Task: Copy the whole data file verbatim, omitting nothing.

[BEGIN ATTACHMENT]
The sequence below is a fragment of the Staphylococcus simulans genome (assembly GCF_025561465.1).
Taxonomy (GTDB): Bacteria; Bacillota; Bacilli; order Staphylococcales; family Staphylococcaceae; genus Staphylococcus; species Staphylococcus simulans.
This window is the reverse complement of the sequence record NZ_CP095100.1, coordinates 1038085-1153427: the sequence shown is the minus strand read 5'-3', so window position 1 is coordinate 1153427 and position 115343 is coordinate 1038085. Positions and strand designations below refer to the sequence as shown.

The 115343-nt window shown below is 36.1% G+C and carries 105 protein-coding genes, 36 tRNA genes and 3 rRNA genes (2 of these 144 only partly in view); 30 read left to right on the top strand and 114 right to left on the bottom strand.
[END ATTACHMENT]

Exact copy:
The sequence below is a fragment of the Staphylococcus simulans genome (assembly GCF_025561465.1).
Taxonomy (GTDB): Bacteria; Bacillota; Bacilli; order Staphylococcales; family Staphylococcaceae; genus Staphylococcus; species Staphylococcus simulans.
This window is the reverse complement of the sequence record NZ_CP095100.1, coordinates 1038085-1153427: the sequence shown is the minus strand read 5'-3', so window position 1 is coordinate 1153427 and position 115343 is coordinate 1038085. Positions and strand designations below refer to the sequence as shown.

The 115343-nt window shown below is 36.1% G+C and carries 105 protein-coding genes, 36 tRNA genes and 3 rRNA genes (2 of these 144 only partly in view); 30 read left to right on the top strand and 114 right to left on the bottom strand.